“Clean Up Croydon” will need more than a dustpan and brush

For most “ordinary” and responsible people, the emotions stirred up by the wretched events of 8/8, a date which will go down in infamy for Croydon, can probably be summed up as a combination of maddening and saddening.

The morning after the night before: the hulk of a burnt out bus near Reeves Corner after Croydon's 8/8 night of infamy

After a night of wanton destruction within our own community, including the murder of one 26-year-old man, by late afternoon today, nearly 6,000 people had signed up to a group on Facebook to volunteer to help the residents and local traders clean up some of the mess caused by the feral youths the night before.

Yet dealing with what led to, or allowed, the events of Monday night will take much more than many willing hands and a dustpan and brush. In some ways, what happened on Monday night epitomised what is so wrong with Croydon today.

You can hear it in the voices of the two Croydon teenagers, under-educated, with no apparent respect for their neighbours, yet seeping with utter arrogance as they were interviewed by the BBC this morning while still swigging from a bottle of wine that they had stolen the night before. Arrogance, with nothing to be arrogant about. Two idiot Vicky Pollards with Croydon facelifts, and there are so many more like them where they came from.

No one ever achieved social justice by stealing from, trashing and burning down the homes of working class people in your own neighbourhood.

Sir Hugh Orde is the head of the Association of Chief Police Officers, and possibly be the next Commissioner of the Met Police, does not have a particular political axe to grind. It was interesting to hear him say in the lunchtime news bulletins that there may well be an issue with the disaffection of a generation of youngsters which contributed to the Monday night mayhem.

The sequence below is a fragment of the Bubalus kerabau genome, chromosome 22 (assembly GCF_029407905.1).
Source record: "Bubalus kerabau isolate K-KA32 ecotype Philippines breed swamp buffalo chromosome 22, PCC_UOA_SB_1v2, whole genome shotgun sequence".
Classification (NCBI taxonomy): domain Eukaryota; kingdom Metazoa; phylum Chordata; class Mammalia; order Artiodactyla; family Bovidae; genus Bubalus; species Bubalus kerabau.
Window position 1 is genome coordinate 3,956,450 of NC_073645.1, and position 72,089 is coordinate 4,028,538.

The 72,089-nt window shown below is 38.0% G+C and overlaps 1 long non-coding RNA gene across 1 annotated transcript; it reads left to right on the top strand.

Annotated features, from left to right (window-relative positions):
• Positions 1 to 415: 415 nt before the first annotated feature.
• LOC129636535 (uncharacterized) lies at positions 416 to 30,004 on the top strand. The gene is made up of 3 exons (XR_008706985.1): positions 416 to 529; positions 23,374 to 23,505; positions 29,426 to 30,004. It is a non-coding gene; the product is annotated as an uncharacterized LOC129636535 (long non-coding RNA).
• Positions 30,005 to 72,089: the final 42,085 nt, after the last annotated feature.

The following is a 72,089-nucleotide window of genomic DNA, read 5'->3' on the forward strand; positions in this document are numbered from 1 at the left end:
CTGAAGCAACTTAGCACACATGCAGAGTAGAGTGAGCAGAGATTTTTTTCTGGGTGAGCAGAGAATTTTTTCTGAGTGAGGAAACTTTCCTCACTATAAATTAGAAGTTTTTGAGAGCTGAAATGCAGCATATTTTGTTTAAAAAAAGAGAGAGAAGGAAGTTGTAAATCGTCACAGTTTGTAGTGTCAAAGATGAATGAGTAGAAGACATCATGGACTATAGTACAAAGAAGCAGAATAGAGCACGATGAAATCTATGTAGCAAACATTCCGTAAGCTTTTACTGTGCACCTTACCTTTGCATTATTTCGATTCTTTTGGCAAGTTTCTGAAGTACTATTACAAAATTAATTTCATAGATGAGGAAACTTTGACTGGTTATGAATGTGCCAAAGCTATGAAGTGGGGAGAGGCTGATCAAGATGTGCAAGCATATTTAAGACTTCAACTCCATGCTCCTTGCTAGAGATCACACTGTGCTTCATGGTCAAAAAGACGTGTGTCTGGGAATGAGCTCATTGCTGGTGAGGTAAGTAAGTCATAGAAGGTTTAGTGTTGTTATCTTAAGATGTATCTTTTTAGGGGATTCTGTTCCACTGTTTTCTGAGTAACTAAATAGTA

But Sir Hugh also said, rightly, that before seeking the reasons behind it – and the ultimate reason for Croydon’s 8/8 night was overwhelming greed – order must be restored.

So for those who locked their front doors at dusk on Monday and then waited for five or six hours in case a brick or petrol bomb might be hurled in through the windows of their home or business last night, the news that there will be three times as many police on duty in London tonight will be reassuring to hear. Whether it will be enough, only the next few hours will tell.

As with eyewitness reports from elsewhere in south London in areas where, perhaps, no great rioting was expected in Croydon on Monday, there were few police on hand when the simmering tension boiled over just before 7pm.

As we published yesterday afternoon, the council, working with the local police, had some contingency planning in place. In the event, in terms of police numbers, this was clearly inadequate. Our reporters in West Croydon at 9pm saw no police as looters helped themselves to the contents of local shops and businesses.

Was this because Croydon has an over-reliance on the “power” of CCTV? It almost seemed as if Croydon was left to burn because the council felt it could sift through the CCTV evidence in the morning.